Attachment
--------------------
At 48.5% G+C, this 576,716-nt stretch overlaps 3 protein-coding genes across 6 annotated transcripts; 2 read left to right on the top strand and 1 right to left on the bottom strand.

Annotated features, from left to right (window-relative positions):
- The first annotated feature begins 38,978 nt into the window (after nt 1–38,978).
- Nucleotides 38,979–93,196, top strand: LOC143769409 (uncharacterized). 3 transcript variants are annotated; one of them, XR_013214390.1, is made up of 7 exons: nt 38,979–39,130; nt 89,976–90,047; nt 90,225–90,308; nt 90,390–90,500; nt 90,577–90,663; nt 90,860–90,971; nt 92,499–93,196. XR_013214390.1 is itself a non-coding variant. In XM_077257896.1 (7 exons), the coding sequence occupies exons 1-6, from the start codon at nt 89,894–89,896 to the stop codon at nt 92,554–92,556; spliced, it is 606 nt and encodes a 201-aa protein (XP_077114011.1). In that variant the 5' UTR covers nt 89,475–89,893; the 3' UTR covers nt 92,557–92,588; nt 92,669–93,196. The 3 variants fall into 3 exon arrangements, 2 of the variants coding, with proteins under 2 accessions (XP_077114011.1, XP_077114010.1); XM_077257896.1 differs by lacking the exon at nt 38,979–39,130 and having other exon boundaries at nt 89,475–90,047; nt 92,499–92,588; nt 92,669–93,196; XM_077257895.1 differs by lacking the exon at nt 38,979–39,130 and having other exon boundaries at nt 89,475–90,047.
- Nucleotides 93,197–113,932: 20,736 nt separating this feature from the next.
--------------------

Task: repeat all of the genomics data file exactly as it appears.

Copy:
At 48.5% G+C, this 576,716-nt stretch overlaps 3 protein-coding genes across 6 annotated transcripts; 2 read left to right on the top strand and 1 right to left on the bottom strand.

Annotated features, from left to right (window-relative positions):
- The first annotated feature begins 38,978 nt into the window (after nt 1–38,978).
- Nucleotides 38,979–93,196, top strand: LOC143769409 (uncharacterized). 3 transcript variants are annotated; one of them, XR_013214390.1, is made up of 7 exons: nt 38,979–39,130; nt 89,976–90,047; nt 90,225–90,308; nt 90,390–90,500; nt 90,577–90,663; nt 90,860–90,971; nt 92,499–93,196. XR_013214390.1 is itself a non-coding variant. In XM_077257896.1 (7 exons), the coding sequence occupies exons 1-6, from the start codon at nt 89,894–89,896 to the stop codon at nt 92,554–92,556; spliced, it is 606 nt and encodes a 201-aa protein (XP_077114011.1). In that variant the 5' UTR covers nt 89,475–89,893; the 3' UTR covers nt 92,557–92,588; nt 92,669–93,196. The 3 variants fall into 3 exon arrangements, 2 of the variants coding, with proteins under 2 accessions (XP_077114011.1, XP_077114010.1); XM_077257896.1 differs by lacking the exon at nt 38,979–39,130 and having other exon boundaries at nt 89,475–90,047; nt 92,499–92,588; nt 92,669–93,196; XM_077257895.1 differs by lacking the exon at nt 38,979–39,130 and having other exon boundaries at nt 89,475–90,047.
- Nucleotides 93,197–113,932: 20,736 nt separating this feature from the next.